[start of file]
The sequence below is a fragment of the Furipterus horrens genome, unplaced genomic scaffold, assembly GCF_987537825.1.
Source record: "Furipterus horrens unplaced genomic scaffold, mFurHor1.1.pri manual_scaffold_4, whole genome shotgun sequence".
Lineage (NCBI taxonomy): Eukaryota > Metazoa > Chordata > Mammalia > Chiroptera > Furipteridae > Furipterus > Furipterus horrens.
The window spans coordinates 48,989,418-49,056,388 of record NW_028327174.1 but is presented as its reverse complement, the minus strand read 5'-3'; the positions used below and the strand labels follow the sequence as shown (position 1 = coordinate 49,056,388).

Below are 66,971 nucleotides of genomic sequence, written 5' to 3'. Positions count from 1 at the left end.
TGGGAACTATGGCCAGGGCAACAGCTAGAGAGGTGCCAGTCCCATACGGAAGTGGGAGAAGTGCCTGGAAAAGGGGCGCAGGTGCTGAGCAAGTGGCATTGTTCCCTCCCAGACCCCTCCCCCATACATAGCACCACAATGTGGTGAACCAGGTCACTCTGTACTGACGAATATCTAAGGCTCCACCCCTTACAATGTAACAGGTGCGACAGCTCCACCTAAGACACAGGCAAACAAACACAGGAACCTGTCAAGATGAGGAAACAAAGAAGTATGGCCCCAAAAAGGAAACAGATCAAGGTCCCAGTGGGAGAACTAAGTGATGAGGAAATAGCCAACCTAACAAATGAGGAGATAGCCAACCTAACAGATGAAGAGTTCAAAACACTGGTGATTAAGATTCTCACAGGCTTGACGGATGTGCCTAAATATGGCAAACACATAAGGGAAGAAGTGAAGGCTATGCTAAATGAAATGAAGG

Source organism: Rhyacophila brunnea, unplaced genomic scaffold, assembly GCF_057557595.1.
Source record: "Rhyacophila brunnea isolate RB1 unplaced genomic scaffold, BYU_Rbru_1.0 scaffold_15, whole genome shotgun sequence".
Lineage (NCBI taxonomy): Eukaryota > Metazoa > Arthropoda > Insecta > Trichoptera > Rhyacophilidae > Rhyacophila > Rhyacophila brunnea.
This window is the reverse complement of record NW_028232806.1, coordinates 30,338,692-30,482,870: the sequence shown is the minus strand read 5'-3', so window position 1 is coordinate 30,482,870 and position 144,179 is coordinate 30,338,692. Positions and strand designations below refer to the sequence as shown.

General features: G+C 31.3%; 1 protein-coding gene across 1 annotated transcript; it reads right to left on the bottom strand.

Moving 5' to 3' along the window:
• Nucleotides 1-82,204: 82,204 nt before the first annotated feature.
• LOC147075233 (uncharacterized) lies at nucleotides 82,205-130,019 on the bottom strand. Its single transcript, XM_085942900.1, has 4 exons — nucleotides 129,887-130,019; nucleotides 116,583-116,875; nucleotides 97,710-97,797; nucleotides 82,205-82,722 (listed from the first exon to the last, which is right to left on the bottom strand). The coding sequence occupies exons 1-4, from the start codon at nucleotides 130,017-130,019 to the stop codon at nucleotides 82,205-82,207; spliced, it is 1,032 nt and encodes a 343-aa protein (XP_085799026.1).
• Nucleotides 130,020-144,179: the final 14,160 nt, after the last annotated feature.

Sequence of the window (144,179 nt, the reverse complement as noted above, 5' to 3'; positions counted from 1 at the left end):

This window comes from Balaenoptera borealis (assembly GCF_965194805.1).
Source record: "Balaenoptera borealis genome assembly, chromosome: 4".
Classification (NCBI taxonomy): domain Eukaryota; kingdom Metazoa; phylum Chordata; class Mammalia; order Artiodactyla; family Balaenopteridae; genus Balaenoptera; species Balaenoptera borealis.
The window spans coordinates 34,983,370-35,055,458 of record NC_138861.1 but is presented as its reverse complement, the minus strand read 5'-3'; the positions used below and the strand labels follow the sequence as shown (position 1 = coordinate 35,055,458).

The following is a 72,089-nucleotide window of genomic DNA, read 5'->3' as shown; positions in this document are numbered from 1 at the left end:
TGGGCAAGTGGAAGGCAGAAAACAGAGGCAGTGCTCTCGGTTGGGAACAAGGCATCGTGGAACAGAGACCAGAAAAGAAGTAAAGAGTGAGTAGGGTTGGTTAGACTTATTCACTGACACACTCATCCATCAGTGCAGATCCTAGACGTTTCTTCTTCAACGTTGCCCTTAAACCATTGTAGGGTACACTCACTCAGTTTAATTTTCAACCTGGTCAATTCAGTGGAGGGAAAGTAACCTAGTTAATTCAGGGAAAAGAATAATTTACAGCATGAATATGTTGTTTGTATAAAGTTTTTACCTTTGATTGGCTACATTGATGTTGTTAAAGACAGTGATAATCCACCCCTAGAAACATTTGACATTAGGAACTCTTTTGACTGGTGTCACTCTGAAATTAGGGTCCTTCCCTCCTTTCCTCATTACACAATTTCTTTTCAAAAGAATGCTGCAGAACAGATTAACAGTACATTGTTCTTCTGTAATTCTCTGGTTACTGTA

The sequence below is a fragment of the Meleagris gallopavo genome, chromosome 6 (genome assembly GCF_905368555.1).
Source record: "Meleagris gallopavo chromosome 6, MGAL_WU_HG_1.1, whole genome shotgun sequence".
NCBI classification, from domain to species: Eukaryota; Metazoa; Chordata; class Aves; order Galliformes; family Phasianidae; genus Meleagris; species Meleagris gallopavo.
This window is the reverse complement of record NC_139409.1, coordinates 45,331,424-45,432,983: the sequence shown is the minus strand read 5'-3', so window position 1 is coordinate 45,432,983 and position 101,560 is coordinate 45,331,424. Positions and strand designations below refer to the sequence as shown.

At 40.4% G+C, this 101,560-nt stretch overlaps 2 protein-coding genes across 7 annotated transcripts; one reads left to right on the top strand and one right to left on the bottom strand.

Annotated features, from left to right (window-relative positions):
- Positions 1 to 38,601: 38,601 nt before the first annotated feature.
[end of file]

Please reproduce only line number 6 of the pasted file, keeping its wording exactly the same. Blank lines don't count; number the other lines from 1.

TGGGAACTATGGCCAGGGCAACAGCTAGAGAGGTGCCAGTCCCATACGGAAGTGGGAGAAGTGCCTGGAAAAGGGGCGCAGGTGCTGAGCAAGTGGCATTGTTCCCTCCCAGACCCCTCCCCCATACATAGCACCACAATGTGGTGAACCAGGTCACTCTGTACTGACGAATATCTAAGGCTCCACCCCTTACAATGTAACAGGTGCGACAGCTCCACCTAAGACACAGGCAAACAAACACAGGAACCTGTCAAGATGAGGAAACAAAGAAGTATGGCCCCAAAAAGGAAACAGATCAAGGTCCCAGTGGGAGAACTAAGTGATGAGGAAATAGCCAACCTAACAAATGAGGAGATAGCCAACCTAACAGATGAAGAGTTCAAAACACTGGTGATTAAGATTCTCACAGGCTTGACGGATGTGCCTAAATATGGCAAACACATAAGGGAAGAAGTGAAGGCTATGCTAAATGAAATGAAGG